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GDPR fines and how SMEs can finance the compliance to avoid them

Businesses are struggling to comply with GDPR and the focus of regulators is set to fall on SMEs. One of the main reasons why smaller firms are dragging their heels is the cost. Alternative finance can help them afford the upgrading they need to avoid a GDPR fine.

According to several new studies, a year after the introduction of GDPR, the majority of businesses are still not fully compliant with the legislation. The surveys show that only a limited number of companies have changed corporate policy in line with the regulation and that the likes of data storage methods, data retrieval systems and data storage and protection are in need of improvement.

This non-compliance has brought fines across the industry spectrum. While the focus of regulators so far has been predominantly on large corporations (Uber, BT, Google, etc.), which have been hit with some eye-wateringly high fines, it is only a matter of time before their attention turns to smaller companies.

The sluggishness surrounding compliance is attributed to a number of factors, including not knowing what full compliance entails, not taking GDPR seriously and the failure of regulators to properly enforce standards.  Another factor that can be added to this list, which is particularly relevant to smaller businesses, is the cost.

Complying with GDPR can require considerable investment, including in reviewing and upgrading systems and practices, and in staff training. Given the current market climate and the pressure being applied by a raft of other policy and non-policy costs, finding the capital needed for such investment is far from easy for SMEs.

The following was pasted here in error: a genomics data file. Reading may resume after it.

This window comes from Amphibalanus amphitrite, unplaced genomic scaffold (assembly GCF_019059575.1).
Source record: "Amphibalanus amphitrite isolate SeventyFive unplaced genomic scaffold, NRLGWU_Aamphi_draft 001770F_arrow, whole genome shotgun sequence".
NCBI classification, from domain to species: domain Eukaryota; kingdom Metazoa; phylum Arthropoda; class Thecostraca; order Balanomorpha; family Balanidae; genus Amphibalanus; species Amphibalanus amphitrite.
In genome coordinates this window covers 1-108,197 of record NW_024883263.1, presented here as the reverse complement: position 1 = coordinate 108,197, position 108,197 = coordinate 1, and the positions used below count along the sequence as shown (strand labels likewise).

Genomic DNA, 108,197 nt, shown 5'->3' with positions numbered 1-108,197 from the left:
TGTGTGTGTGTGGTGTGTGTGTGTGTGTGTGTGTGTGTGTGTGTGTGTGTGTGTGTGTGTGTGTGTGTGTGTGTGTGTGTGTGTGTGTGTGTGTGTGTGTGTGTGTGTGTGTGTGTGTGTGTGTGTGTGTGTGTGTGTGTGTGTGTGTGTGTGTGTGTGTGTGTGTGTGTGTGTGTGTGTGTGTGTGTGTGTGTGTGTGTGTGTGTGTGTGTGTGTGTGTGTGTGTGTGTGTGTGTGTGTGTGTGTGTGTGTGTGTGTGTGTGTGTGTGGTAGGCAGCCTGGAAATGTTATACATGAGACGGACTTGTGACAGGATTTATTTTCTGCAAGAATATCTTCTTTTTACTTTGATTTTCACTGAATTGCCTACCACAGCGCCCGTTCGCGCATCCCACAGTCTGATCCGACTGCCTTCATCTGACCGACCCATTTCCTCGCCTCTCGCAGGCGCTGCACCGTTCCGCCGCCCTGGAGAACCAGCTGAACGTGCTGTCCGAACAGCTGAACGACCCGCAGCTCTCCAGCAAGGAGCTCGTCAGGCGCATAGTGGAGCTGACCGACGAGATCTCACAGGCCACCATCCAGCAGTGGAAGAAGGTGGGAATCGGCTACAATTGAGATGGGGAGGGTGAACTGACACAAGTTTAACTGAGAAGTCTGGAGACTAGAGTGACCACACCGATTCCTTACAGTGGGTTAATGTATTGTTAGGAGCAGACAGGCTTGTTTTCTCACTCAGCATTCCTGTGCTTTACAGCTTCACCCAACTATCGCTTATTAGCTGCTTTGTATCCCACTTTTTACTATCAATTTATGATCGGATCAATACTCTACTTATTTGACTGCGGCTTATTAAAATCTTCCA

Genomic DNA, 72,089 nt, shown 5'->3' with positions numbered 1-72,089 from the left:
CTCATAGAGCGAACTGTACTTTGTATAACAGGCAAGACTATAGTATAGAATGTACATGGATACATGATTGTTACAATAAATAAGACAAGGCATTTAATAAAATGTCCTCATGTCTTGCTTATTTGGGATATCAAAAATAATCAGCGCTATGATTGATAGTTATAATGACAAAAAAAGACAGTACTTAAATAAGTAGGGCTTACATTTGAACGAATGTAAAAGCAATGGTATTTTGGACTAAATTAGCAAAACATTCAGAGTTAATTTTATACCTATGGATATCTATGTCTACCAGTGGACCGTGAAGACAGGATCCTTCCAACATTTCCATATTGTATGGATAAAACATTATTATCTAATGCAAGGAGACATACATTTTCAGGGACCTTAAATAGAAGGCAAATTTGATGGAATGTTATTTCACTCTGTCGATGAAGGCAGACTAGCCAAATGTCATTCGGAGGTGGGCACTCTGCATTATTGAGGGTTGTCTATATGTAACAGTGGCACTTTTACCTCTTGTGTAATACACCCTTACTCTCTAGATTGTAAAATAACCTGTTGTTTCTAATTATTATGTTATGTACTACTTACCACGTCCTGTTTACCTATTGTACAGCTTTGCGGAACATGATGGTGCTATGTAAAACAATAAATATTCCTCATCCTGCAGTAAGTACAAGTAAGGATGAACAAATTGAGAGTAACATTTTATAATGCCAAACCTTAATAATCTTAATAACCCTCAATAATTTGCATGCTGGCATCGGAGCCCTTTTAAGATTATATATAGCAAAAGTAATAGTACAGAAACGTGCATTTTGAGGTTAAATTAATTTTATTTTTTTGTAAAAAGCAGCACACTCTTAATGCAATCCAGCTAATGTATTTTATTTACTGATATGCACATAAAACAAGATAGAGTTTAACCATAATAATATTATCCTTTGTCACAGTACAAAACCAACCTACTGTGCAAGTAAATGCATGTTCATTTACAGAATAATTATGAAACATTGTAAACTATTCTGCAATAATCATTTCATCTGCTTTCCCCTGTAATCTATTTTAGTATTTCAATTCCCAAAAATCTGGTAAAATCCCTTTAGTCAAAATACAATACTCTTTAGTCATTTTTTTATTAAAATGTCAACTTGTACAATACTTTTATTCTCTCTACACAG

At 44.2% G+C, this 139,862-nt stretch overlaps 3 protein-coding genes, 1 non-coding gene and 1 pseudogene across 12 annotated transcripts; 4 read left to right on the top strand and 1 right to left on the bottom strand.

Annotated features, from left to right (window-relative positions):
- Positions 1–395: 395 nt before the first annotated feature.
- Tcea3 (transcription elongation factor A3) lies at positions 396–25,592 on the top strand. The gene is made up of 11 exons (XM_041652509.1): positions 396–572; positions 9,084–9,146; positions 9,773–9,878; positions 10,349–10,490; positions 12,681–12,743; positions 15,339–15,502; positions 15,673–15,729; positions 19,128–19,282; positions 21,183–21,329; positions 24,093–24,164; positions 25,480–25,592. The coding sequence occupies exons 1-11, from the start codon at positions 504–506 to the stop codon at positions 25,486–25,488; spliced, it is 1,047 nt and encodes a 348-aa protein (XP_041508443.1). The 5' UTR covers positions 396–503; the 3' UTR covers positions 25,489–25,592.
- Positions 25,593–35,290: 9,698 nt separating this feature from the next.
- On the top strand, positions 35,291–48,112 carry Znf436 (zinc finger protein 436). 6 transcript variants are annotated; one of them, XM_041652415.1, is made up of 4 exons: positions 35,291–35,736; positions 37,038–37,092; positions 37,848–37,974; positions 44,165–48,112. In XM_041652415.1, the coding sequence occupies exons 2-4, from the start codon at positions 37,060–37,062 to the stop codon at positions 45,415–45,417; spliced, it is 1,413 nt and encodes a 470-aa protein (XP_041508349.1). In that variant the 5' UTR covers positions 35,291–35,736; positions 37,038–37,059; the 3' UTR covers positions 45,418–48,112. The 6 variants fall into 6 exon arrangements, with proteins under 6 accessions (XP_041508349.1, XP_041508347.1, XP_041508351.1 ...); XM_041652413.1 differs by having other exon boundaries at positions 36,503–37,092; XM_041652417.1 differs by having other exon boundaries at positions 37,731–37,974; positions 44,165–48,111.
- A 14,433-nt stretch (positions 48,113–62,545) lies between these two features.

This is where alternative finance can help.

In the wake of prolonged caution from traditional lenders, a position that Brexit has helped to entrench, alternative finance facilities such as invoice finance, asset finance, peer-to-peer lending and crowdfunding are providing small businesses with access to capital for vital investment, including in new GDPR-compliant systems.

This is how a small business in Sussex used peer-to-peer lending, through a commercial finance broker that specialises in alternative finance, to raise the capital to invest in new resources.

Looking through the findings of the various new surveys, it is not all negative with regard to GDPR compliance. Indeed, there are many positive takeaways: a study from Shred-it found that nearly 70% of SMEs are very aware of GDPR requirements and that many key aspects of operations have been reviewed. Furthermore, there’s still time to comply.

However, at the same time, it is clear that more action is required, both from small business owners and regulators. For example, more education on what full compliance actually means and the benefits of compliance would seem to be a wise move. And this point brings the focus, in part, back to costs.

In today’s marketplace, where the focus on cybersecurity grows stronger by the week, the need to protect company and customer data, and comply with the relevant regulations is clear. For small business owners to achieve this compliance and avoid fines, they need to be aware of all the funding options available to them, including alternative finance.

To find out more about A&T Business Associates services, contact Steve Bowles on 01903 602211 or steve.bowles@atbusinessassociates.co.uk.

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